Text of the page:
Aquaplaning: What is it and How to Stay Safe?

Whilst 70 mph gales, waves breaking over flood defences and falling trees are all dangers to be aware of, we thought it was worth focusing in on one factor which can affect drivers facing “normal” rainfall as well as extreme weather.

What is Aquaplaning?

Aquaplaning: a situation in which a vehicle slides out of control on a wet road.

Whilst this Oxford English Dictionary definition tells us a good meaning of the term, it doesn’t help to understand how it happens and what to do if it does.

What Happens when a Car Aquaplanes?

In wet conditions, as a car travels along the road, surface water forms a wave in front of each tyre and moves around it. This is due to the pressure of the tyre on the road being greater than the pressure of the water beneath it.  The tyre tread also helps to keep the tyres in contact with the surface of the road, by funnelling the water away from the tyre.

When the water on the road is deep enough depth, the pressure of the water underneath the tyre can be more than that of the tyre pushing down. This prevents the tyre from being able to funnel the water and lifts the car off the surface of the road. In some conditions, if the car is going fast enough, the water can even roll on top of the tyre, eliminating the tyre’s grip. This can cause the driver to lose control and grip on the road.

The rubber of the tyre which grips to the road in dry conditions, has been shown to increase the risk of aquaplaning. This is because it seals tiny pits in the road surface that are full of water, which would otherwise add to the friction.

How to Reduce the Risk

  • After water, speed is the biggest factor which contributes to cars aquaplaning. Drive slower in wet conditions and give your tyres time to move water out of the way.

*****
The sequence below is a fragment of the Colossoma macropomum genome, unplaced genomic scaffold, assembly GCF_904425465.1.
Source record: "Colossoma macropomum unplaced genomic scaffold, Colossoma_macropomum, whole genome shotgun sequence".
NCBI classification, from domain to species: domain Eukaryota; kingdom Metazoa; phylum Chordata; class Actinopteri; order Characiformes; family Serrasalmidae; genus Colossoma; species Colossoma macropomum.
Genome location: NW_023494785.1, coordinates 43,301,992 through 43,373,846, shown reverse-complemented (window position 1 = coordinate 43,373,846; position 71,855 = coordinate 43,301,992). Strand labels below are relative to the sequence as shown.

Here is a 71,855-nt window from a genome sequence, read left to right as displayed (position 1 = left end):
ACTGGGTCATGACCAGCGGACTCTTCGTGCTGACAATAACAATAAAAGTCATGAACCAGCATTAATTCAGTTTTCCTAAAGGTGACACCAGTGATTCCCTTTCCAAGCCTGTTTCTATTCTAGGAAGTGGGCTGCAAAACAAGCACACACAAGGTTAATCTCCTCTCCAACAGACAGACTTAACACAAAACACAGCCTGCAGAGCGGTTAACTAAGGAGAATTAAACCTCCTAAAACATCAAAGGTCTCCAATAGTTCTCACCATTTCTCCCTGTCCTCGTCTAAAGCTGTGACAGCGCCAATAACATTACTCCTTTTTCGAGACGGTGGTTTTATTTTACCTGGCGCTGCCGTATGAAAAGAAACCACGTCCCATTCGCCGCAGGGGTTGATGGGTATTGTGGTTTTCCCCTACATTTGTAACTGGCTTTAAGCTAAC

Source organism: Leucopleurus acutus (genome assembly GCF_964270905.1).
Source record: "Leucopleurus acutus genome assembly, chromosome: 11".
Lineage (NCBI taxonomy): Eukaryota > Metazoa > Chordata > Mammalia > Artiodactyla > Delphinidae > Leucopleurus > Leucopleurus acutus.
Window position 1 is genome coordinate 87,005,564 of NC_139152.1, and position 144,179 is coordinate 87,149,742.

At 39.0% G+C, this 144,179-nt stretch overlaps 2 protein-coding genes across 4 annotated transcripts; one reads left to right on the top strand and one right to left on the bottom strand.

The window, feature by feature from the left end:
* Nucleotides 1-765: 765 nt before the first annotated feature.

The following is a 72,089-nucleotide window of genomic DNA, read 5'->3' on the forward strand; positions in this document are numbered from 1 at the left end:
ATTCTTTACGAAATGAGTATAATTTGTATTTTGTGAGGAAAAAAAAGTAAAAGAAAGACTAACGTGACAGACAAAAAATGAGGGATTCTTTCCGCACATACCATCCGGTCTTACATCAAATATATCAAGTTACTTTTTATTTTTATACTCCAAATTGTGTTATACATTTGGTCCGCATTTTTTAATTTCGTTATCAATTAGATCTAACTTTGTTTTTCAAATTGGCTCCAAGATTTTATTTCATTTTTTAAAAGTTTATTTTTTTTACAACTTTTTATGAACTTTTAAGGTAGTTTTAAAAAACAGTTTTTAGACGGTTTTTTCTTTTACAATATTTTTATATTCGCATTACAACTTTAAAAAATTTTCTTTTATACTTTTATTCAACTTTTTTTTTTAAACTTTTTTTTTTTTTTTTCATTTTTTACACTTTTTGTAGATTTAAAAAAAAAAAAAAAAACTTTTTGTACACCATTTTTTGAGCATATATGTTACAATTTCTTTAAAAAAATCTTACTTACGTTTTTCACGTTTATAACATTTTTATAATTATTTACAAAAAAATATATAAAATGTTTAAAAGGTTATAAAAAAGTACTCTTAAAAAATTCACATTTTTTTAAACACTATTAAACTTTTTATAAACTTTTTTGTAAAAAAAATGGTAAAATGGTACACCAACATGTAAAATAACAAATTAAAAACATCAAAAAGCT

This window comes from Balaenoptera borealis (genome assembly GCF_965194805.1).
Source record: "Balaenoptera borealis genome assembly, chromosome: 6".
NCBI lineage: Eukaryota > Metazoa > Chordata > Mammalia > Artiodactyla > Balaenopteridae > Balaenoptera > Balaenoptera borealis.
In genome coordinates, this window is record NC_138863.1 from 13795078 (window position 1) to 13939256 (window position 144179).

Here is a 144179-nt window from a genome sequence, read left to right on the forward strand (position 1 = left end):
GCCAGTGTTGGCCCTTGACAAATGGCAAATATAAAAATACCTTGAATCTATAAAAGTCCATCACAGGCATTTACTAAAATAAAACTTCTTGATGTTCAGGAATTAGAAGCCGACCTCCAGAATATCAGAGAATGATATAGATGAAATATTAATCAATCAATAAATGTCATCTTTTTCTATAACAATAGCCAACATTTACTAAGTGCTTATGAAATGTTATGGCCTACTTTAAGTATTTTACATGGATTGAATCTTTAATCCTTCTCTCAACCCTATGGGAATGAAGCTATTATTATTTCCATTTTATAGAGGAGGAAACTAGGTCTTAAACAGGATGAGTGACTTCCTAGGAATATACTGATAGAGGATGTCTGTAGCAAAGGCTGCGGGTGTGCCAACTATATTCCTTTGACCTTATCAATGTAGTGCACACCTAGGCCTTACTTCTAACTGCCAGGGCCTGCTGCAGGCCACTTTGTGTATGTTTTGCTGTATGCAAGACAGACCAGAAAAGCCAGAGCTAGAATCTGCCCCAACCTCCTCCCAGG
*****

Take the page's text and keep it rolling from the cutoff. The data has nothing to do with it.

• Keep your tyres in good condition. The legal limit for tyres are a depth of 1.6 millimetres. Many tyre manufacturers recommend replacing them once the tread reaches 3 mm. Bald tyres are dangerous whatever the weather.
  • Avoid driving through large puddles by keeping a central position in the road. More water is likely to gather towards the edges of the road.
  • Do not use cruise control in stormy weather.
  • Maintain a safe distance from the car in front and aim to drive through their tread marks. This makes less work for your tyres.

What to Do if Your Car Aquaplanes

  • Look out for a sudden rise in revs and a lightness of steering, as your first warning signs.
  • Keep calm. If you have cruise control turned on, switch it off using the controls, not by applying a pedal.
  • Resist the temptation to steer the car in sudden movements. Allow the car to follow the direction it is moving in, holding the steering wheel steady.
  • Reduce the speed by taking your foot off the accelerator slowly, not braking.

We hope this information will help you to stay safe in wet conditions.

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